In general, the plural form of nouns that end in -or or -ar are common nouns (en nouns).
Also, about three quarters of all nouns are 'en nouns'. That might help to narrow it down a bit. ☺
Unfortunately, it seems to be completely arbitrary. You just need to memorize it.
Yes. It sounds very broken but people usually understand anyway. There can be misunderstandings with plural/singular. Since brev is an ett word, brevet means 'the letter' and breven means 'the letters'. Of course people are likely to misunderstand you if you use the wrong form in cases like this.
Even though I understand that the 'v' is ever so soft at the end of this word, to my ears, it sounds a lot like 'bre(əm)'... (?)
bokstav = alphabetical character (bok = book, stav = rod, in this case it hails from the vertical rods people used to write runes in stone! :) and the verb "att stava" = "to spell" is also related)
brev = mail/post (etymology: a little connected with english "brief" - short message)
Yes, and "bokstavar" also excists as a word - but meaning the rods that were used to print the letters in a book/paper. :-)
Until now Ett brev has been taught for "a letter" the answer shown here is "ett brev" but when I wrote it I was told it had to be "en bokstav". How is that possilbe that the correct translation as seen above is not accepted?
The machine tries to match your input to the closest accepted answer. If you pick the wrong article and type "en brev", it will unfortunately think that the closest answer is en bokstav rather than ett brev. At least this is how it works at the moment.
If you really did type ett brev and didn't have that accepted, there must have been some bug/glitch.
Now I can't remember. I might have typed "en brev" but I would think that it would accept the noun and correct the article. That is interesting how it works. Well, now I'll remember it's "ett brev" and "en bokstav" and that's a good lesson. Thanks for the explanation.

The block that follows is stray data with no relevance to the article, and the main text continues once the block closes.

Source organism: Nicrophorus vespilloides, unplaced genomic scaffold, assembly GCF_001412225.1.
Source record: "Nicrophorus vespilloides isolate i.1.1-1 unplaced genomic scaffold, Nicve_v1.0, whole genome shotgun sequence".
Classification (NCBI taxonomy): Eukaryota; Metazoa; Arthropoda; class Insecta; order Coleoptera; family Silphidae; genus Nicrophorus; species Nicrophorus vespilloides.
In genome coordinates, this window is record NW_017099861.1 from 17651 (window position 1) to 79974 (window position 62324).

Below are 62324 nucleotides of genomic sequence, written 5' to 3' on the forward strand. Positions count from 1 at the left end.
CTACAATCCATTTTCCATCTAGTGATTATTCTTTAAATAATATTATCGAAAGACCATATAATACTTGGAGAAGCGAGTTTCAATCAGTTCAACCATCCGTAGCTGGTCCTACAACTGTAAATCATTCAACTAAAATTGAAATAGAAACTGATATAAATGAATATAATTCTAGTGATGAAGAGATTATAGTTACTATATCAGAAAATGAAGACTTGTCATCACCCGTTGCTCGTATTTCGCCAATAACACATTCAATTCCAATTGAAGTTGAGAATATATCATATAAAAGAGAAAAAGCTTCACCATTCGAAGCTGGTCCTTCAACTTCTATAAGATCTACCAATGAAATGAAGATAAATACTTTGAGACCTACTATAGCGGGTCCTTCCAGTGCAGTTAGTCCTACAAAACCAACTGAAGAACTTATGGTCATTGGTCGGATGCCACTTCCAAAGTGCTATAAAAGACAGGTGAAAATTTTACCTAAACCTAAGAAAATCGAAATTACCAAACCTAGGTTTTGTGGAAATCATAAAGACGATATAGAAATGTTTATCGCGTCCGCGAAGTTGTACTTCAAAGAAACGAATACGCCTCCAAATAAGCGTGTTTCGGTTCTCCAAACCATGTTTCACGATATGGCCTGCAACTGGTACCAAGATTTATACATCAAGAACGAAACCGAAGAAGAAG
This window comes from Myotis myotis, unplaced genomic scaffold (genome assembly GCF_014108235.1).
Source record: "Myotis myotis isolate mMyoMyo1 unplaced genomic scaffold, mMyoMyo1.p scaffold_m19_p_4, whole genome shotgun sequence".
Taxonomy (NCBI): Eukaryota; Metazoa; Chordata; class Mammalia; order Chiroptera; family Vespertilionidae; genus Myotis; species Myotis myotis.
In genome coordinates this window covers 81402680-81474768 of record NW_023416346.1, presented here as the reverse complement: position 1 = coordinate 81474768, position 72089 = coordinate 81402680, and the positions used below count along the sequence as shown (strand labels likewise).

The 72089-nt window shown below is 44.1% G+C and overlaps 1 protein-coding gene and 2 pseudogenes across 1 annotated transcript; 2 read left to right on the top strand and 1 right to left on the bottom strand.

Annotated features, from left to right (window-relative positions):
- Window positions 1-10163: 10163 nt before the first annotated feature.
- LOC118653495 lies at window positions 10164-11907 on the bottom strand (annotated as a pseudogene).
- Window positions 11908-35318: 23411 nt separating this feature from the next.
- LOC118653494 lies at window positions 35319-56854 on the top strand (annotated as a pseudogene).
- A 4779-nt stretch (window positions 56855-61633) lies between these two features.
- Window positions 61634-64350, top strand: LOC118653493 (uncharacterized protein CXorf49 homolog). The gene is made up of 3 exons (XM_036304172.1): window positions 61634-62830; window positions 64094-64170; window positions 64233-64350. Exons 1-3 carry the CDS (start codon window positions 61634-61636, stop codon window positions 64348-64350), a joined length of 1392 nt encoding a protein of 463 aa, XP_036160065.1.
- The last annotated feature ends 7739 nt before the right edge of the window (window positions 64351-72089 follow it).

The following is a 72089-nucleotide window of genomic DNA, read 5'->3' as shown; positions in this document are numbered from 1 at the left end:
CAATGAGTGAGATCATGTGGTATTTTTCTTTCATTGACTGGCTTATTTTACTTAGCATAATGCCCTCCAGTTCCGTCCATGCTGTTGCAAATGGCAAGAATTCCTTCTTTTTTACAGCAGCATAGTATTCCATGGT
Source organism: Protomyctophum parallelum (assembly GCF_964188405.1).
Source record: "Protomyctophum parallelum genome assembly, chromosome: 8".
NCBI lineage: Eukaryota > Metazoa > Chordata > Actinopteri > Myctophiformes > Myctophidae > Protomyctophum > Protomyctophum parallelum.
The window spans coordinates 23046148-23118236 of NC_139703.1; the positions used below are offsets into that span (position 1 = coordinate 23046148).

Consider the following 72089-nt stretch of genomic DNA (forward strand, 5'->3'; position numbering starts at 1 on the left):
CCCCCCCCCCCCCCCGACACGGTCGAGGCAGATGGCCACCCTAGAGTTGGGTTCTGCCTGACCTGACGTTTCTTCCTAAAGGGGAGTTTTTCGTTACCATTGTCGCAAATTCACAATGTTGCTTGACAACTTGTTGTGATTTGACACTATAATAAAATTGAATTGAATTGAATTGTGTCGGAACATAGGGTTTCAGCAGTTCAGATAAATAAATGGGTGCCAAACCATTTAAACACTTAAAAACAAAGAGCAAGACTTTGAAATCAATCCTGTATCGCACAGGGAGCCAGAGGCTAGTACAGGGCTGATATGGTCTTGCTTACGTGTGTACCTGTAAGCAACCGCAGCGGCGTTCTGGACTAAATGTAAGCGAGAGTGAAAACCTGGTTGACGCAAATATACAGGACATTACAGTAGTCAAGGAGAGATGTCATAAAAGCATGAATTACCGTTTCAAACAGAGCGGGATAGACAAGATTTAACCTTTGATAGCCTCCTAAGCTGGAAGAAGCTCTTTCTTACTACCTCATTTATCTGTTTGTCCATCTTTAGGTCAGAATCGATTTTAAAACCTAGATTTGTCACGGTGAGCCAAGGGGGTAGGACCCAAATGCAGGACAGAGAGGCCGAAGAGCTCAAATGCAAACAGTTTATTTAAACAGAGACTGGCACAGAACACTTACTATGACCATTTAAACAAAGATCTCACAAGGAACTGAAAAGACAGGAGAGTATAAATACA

so it doesn't matter what context it's in, it just is the way it is with ett and en?
Yes, it depends on the word, not the context. All nouns are either en or ett nouns. There are some tendencies, but mainly you just have to learn the gender along with each word.
The hints only tell you which words a certain word could be translated into. That does not mean that all the words listed under hints are correct. After all they are just hints, not answers.
Yea, to me it sounds like that too, but I think it's actually the correct pronunciation... Wouldn't know what else it could be.... Waaait, idea: Maybe Google Translate can help. If they pronounce it exactly the same, it's probably the right pronunciation.
The eh/ey is a sort of mix between eh and ey, like eh but with a y sound tucked in there.
Usually b-r-eh-v. Only specific provicial accents use b-r-ey-v (mainly in the southwest).
Wait, doesn't bokstav mean letter as in the alphabet? I was raised speaking Swedish and English, so I learned Swedish verbally, and I've always used bokstav to mean a letter (like a, b, c, etc.)
I think in most cases the En is mostly used classifying living things like man and animal while Ett is mostly used when classifying non living things like letter, books etc
en bokstav is 'a letter' as in A, B, C…
ett brev is 'a letter' as in 'I wrote a nice letter to my mom'
All nouns have a grammatical gender in Swedish. You use en or ett depending on the gender. Just like e.g. ein/eine in German or un/una in Spanish, but they're not masculine/feminine.
Is brev pronounced brem? Cause it sounds a lot like it, I just can't distinguish